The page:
So 2, 000 batches can produce 20, 000, 000 gallons of mix. b Devon currently produces 20, 000, 000 gallons of mix, but only sells 11, 600, 000 gallons of mix, meaning they will not incur any additional batch costs for the McDonalds Order. c With the McDonalds Order Devon will need to deliver to 30 restaurants, three times per week. Sales Revenue = $1. 94 1, 000, 000 Direct Costs = $1. 607 1, 000, 000 Pasteurisation and Separation = $0.

0185 (60, 000, 000/20, 000, 000) 1, 000, 000 a Bottling Labour Costs = $0. 0431 1, 000, 000 Other Mix Department Costs = $10, 003. 535 0 b Delivery Costs = $10 30 3 52 c Other Delivery Costs = $0. 0921 1, 000, 000 Selling and Administration = $3.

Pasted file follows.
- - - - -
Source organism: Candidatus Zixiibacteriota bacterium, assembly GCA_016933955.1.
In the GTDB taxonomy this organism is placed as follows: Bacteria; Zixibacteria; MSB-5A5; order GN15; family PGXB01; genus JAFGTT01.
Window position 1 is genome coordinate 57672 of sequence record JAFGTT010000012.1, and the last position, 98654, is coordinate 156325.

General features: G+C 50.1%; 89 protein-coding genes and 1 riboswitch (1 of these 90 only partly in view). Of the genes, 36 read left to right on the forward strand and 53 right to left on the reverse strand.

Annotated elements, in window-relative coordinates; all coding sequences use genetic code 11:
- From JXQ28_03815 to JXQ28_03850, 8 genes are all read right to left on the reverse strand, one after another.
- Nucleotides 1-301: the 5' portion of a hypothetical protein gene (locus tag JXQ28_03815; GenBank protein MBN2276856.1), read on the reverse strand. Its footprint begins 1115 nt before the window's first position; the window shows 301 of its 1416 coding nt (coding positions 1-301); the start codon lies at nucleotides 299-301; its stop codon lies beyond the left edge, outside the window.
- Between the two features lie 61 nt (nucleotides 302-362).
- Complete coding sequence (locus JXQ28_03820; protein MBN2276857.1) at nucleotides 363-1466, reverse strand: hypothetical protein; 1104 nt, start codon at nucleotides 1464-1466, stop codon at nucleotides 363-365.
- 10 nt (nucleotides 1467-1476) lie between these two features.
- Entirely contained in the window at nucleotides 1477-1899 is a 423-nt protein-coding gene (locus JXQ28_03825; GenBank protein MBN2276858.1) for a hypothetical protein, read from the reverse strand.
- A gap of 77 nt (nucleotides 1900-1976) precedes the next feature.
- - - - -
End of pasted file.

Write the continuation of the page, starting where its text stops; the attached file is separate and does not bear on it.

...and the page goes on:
4952 30 3 52 c 3. 4 Would you accept the McDonald's order? After using the activity based costing to calculate the overhead costs in relation to the operations involved with McDonald's order, we believe that Devon should accept the special order. With the application of ABC, we found that Devon actually incurs less costs than it did before, when it was operating under the traditional costing system. With ABC being a more in-depth system of costing you could be reasonably sure of the costs and would definitely accept the McDonalds Order.